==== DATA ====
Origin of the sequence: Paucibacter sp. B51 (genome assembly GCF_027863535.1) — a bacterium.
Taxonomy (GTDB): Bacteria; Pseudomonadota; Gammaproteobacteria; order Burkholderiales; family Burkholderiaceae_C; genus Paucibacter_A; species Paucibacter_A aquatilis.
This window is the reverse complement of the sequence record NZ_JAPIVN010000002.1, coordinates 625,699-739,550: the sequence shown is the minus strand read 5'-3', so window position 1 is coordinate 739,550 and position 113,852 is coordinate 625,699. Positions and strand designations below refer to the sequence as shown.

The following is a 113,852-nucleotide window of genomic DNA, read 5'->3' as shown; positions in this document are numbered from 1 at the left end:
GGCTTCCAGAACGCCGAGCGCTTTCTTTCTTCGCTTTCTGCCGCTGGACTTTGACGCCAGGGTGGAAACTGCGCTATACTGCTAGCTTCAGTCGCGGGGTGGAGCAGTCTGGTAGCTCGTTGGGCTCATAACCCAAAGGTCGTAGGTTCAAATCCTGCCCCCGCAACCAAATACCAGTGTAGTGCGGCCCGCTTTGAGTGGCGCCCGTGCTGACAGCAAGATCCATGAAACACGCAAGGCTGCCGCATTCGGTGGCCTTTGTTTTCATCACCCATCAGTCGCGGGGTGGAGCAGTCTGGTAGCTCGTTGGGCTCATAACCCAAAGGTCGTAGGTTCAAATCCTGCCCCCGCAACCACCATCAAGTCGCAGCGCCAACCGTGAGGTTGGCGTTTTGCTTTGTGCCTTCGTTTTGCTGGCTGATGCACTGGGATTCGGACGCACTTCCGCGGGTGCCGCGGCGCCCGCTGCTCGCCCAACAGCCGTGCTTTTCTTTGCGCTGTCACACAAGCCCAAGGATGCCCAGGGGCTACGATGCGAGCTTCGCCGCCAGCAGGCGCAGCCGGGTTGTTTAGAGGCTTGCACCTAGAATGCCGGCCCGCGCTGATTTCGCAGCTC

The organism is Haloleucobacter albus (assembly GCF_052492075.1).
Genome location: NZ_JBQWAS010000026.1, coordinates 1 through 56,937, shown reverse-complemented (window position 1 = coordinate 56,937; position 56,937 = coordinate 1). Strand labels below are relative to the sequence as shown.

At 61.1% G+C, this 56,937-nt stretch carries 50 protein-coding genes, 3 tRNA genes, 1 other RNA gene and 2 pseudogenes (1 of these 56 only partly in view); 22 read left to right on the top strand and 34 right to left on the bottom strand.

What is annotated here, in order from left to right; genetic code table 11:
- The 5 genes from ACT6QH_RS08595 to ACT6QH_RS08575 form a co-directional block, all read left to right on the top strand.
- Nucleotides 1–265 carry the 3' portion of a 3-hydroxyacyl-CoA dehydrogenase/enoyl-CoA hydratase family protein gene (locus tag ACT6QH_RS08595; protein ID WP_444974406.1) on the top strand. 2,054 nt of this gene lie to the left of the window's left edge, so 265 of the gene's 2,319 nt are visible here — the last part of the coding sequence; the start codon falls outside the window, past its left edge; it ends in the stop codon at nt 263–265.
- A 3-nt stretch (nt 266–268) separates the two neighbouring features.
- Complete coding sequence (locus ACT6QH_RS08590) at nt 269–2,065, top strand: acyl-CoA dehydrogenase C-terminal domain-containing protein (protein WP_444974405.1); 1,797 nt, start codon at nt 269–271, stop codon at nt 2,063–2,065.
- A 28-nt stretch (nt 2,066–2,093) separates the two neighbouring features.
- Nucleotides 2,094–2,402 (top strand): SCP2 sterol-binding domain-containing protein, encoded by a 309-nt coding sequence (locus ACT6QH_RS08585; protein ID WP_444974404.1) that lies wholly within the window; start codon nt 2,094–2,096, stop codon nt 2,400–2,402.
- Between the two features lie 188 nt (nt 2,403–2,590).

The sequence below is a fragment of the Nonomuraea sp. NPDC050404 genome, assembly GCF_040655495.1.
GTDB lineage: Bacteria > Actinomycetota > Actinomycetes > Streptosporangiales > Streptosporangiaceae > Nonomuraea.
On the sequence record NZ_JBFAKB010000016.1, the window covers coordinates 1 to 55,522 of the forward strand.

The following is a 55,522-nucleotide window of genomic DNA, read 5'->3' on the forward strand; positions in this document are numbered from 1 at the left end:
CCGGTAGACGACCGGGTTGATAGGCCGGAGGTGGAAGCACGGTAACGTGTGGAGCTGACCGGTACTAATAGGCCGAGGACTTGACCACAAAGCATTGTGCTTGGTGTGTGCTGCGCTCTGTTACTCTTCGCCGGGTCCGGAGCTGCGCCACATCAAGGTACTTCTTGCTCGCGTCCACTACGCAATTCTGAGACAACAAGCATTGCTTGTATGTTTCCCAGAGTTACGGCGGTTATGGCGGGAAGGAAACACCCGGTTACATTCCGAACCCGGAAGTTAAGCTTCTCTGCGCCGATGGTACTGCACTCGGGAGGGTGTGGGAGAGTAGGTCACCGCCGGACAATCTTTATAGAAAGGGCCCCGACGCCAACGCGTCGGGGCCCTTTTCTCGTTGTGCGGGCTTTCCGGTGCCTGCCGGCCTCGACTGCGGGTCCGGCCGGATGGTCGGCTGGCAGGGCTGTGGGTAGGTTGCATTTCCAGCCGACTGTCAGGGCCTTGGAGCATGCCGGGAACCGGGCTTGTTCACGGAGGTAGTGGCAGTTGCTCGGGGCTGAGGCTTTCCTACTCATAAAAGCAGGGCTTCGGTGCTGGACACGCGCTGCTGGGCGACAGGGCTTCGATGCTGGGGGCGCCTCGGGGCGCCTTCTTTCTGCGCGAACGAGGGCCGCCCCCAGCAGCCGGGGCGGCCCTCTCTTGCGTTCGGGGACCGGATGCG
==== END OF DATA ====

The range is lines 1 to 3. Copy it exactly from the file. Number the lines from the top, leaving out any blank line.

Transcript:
Origin of the sequence: Paucibacter sp. B51 (genome assembly GCF_027863535.1) — a bacterium.
Taxonomy (GTDB): Bacteria; Pseudomonadota; Gammaproteobacteria; order Burkholderiales; family Burkholderiaceae_C; genus Paucibacter_A; species Paucibacter_A aquatilis.
This window is the reverse complement of the sequence record NZ_JAPIVN010000002.1, coordinates 625,699-739,550: the sequence shown is the minus strand read 5'-3', so window position 1 is coordinate 739,550 and position 113,852 is coordinate 625,699. Positions and strand designations below refer to the sequence as shown.